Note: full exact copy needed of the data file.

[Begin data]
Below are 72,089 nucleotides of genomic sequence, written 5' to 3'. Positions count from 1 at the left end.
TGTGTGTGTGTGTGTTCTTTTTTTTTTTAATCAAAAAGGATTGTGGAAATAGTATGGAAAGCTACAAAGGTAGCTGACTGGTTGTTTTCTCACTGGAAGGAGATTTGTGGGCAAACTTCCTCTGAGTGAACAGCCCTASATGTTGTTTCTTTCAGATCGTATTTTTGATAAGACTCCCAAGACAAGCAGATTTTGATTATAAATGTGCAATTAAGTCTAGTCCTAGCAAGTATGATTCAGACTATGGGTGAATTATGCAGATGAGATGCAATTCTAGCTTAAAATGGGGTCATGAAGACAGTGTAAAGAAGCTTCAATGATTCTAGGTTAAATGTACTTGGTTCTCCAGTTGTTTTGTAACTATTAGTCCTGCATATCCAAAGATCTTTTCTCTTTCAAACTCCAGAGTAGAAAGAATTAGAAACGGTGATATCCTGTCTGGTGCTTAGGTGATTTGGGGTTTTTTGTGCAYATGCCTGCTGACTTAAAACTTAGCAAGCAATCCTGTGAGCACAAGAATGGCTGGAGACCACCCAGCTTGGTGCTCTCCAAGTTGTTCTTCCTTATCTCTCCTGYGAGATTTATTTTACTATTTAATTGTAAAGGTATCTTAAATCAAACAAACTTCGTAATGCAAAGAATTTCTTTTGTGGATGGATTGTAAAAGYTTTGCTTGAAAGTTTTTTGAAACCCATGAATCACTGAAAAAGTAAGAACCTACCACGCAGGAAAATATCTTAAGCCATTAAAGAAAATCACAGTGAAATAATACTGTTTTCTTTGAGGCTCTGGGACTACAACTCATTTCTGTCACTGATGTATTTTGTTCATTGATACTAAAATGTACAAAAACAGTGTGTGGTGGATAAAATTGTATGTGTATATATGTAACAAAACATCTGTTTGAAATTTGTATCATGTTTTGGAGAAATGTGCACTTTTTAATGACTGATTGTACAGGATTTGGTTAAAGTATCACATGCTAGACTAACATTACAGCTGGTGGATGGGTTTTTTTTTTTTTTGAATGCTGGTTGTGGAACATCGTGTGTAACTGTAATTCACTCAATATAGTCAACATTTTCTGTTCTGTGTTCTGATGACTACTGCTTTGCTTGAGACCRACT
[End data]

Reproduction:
Below are 72,089 nucleotides of genomic sequence, written 5' to 3'. Positions count from 1 at the left end.
TGTGTGTGTGTGTGTTCTTTTTTTTTTTAATCAAAAAGGATTGTGGAAATAGTATGGAAAGCTACAAAGGTAGCTGACTGGTTGTTTTCTCACTGGAAGGAGATTTGTGGGCAAACTTCCTCTGAGTGAACAGCCCTASATGTTGTTTCTTTCAGATCGTATTTTTGATAAGACTCCCAAGACAAGCAGATTTTGATTATAAATGTGCAATTAAGTCTAGTCCTAGCAAGTATGATTCAGACTATGGGTGAATTATGCAGATGAGATGCAATTCTAGCTTAAAATGGGGTCATGAAGACAGTGTAAAGAAGCTTCAATGATTCTAGGTTAAATGTACTTGGTTCTCCAGTTGTTTTGTAACTATTAGTCCTGCATATCCAAAGATCTTTTCTCTTTCAAACTCCAGAGTAGAAAGAATTAGAAACGGTGATATCCTGTCTGGTGCTTAGGTGATTTGGGGTTTTTTGTGCAYATGCCTGCTGACTTAAAACTTAGCAAGCAATCCTGTGAGCACAAGAATGGCTGGAGACCACCCAGCTTGGTGCTCTCCAAGTTGTTCTTCCTTATCTCTCCTGYGAGATTTATTTTACTATTTAATTGTAAAGGTATCTTAAATCAAACAAACTTCGTAATGCAAAGAATTTCTTTTGTGGATGGATTGTAAAAGYTTTGCTTGAAAGTTTTTTGAAACCCATGAATCACTGAAAAAGTAAGAACCTACCACGCAGGAAAATATCTTAAGCCATTAAAGAAAATCACAGTGAAATAATACTGTTTTCTTTGAGGCTCTGGGACTACAACTCATTTCTGTCACTGATGTATTTTGTTCATTGATACTAAAATGTACAAAAACAGTGTGTGGTGGATAAAATTGTATGTGTATATATGTAACAAAACATCTGTTTGAAATTTGTATCATGTTTTGGAGAAATGTGCACTTTTTAATGACTGATTGTACAGGATTTGGTTAAAGTATCACATGCTAGACTAACATTACAGCTGGTGGATGGGTTTTTTTTTTTTTTGAATGCTGGTTGTGGAACATCGTGTGTAACTGTAATTCACTCAATATAGTCAACATTTTCTGTTCTGTGTTCTGATGACTACTGCTTTGCTTGAGACCRACT